Well, the first reason is they can actually grow really fast. Due to the fact they photosynthesise using different frequencies of light, more prevalent in strong sun situations. This is why maize is such a high yielding crop, growing to 7′ in a season. These plants are also known as C4 plants.
The other reason we’d select them, in this particular case is due to the fact that we are actually in a warm season, right now. And our pastures (which are all cool season species) have gone dormant or “burned off” because of the extended dry spell. Warm season plants are adapted for these conditions, and have the ability to grow through the “summer slump”. Though establishment is certainly still an issue.
Below is a table of the main species of cover crops.
Remember select 8 or more species from 3 or more of the functional groups.
There’s nothing to stop you using farm-saved seed: peas, oats, wheats etc.
The other option is to source bird seed mixes and feed cereals locally/in bulk. This will certainly bring down the cost, compared to a seed merchant.
In fact there’s a real advantage to doing this as it will allow you to up the seeding rate. If there’s one golden rule with cover crop establishment it’s:
Don’t skimp on seed, too little is as bad as no seed at all.
Putting It All Together
So what might a successful oversowing of annual-based forage mixes look like?
Some examples below. And a few new bits of jargon, all of which are relevant to this situation. Although the text mostly refers to a cropping situation, they are equally suited to pasture, when due diligence is followed around establishment. It’s clear to see that these mixes have the potential to produce large volumes of diverse (quality) forage in a short space of time.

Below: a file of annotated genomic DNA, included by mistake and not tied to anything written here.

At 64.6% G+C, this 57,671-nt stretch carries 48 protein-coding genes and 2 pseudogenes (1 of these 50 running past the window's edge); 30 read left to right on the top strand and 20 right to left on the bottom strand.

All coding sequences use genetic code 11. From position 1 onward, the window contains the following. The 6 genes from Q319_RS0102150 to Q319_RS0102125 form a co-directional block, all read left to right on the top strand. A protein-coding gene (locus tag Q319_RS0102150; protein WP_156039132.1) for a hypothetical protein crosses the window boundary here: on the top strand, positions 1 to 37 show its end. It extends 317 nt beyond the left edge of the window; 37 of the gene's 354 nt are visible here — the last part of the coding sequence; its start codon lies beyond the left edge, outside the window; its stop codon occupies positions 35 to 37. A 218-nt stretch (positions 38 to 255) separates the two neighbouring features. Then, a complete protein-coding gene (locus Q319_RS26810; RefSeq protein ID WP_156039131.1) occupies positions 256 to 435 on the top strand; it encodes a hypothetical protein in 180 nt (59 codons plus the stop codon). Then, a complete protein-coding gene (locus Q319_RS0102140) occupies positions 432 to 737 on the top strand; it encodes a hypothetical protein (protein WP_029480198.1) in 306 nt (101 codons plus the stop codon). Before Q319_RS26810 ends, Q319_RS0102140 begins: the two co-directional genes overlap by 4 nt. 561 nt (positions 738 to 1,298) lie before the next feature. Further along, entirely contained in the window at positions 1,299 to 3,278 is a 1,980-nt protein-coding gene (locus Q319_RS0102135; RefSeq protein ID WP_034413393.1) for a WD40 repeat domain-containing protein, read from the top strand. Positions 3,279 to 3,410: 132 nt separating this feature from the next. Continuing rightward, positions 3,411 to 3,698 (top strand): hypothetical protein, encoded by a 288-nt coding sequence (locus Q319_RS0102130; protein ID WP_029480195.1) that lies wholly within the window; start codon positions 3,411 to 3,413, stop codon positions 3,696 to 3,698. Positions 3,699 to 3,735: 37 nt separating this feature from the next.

Pasture stitching is the name given to drilling forage crops into pasture.
I hope that this piece offers some practical suggestions of what to do in droughted, burnt-off pasture or more generally in tired pasture, when you want to get a forage boost, or provide forage in the off-season, while improving soil health, and with it animal health — through better quality (diverse) forage.
Take Home Messages
- Use the soil health principles to inform your decisions and to direct your observations in pasture
- Cover bare soil by litter and living plants
- Choose rapid growing annual species for instant results
- Diverse plantings are preferred, where planting date is appropriate
- Keep costs down by: using your own seed/creative sourcing
- Experiment, try some different: mixes, seed rates, establishment methods
And for those that want to find out more, or discuss this in more detail please get in touch or consider joining me on one of my soils courses. If you have any thoughts or questions, get in touch: email@example.com
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Part 2 — Realising the Promise of Soil Health in Organic Horticulture